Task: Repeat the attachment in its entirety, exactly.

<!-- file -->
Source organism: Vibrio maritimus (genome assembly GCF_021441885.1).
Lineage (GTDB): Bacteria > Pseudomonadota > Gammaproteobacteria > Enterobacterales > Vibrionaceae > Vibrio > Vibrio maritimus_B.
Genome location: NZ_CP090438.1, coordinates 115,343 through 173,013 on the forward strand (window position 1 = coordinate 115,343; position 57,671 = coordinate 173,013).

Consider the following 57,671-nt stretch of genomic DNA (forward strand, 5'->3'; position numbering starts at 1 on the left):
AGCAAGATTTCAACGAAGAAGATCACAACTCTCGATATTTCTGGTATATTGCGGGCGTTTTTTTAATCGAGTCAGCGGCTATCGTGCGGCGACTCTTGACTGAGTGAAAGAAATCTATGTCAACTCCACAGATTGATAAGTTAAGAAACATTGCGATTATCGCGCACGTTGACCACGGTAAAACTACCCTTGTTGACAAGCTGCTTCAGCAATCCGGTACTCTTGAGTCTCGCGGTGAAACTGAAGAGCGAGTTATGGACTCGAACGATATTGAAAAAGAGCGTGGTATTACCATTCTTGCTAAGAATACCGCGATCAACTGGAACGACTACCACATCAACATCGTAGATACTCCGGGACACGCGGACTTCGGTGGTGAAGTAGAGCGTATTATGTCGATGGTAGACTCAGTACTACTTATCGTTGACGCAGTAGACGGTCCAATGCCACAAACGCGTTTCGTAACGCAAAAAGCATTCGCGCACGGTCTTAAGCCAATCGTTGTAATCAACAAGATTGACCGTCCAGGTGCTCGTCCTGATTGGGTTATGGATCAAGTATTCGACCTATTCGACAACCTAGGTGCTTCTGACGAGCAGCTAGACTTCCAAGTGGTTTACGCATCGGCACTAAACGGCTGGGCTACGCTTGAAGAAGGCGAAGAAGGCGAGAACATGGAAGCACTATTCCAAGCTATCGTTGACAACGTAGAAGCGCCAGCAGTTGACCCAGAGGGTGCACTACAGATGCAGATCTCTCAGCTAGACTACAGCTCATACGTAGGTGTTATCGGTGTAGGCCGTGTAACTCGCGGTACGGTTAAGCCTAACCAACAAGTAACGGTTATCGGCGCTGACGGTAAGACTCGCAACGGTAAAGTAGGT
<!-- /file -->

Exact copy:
Source organism: Vibrio maritimus (genome assembly GCF_021441885.1).
Lineage (GTDB): Bacteria > Pseudomonadota > Gammaproteobacteria > Enterobacterales > Vibrionaceae > Vibrio > Vibrio maritimus_B.
Genome location: NZ_CP090438.1, coordinates 115,343 through 173,013 on the forward strand (window position 1 = coordinate 115,343; position 57,671 = coordinate 173,013).

Consider the following 57,671-nt stretch of genomic DNA (forward strand, 5'->3'; position numbering starts at 1 on the left):
AGCAAGATTTCAACGAAGAAGATCACAACTCTCGATATTTCTGGTATATTGCGGGCGTTTTTTTAATCGAGTCAGCGGCTATCGTGCGGCGACTCTTGACTGAGTGAAAGAAATCTATGTCAACTCCACAGATTGATAAGTTAAGAAACATTGCGATTATCGCGCACGTTGACCACGGTAAAACTACCCTTGTTGACAAGCTGCTTCAGCAATCCGGTACTCTTGAGTCTCGCGGTGAAACTGAAGAGCGAGTTATGGACTCGAACGATATTGAAAAAGAGCGTGGTATTACCATTCTTGCTAAGAATACCGCGATCAACTGGAACGACTACCACATCAACATCGTAGATACTCCGGGACACGCGGACTTCGGTGGTGAAGTAGAGCGTATTATGTCGATGGTAGACTCAGTACTACTTATCGTTGACGCAGTAGACGGTCCAATGCCACAAACGCGTTTCGTAACGCAAAAAGCATTCGCGCACGGTCTTAAGCCAATCGTTGTAATCAACAAGATTGACCGTCCAGGTGCTCGTCCTGATTGGGTTATGGATCAAGTATTCGACCTATTCGACAACCTAGGTGCTTCTGACGAGCAGCTAGACTTCCAAGTGGTTTACGCATCGGCACTAAACGGCTGGGCTACGCTTGAAGAAGGCGAAGAAGGCGAGAACATGGAAGCACTATTCCAAGCTATCGTTGACAACGTAGAAGCGCCAGCAGTTGACCCAGAGGGTGCACTACAGATGCAGATCTCTCAGCTAGACTACAGCTCATACGTAGGTGTTATCGGTGTAGGCCGTGTAACTCGCGGTACGGTTAAGCCTAACCAACAAGTAACGGTTATCGGCGCTGACGGTAAGACTCGCAACGGTAAAGTAGGT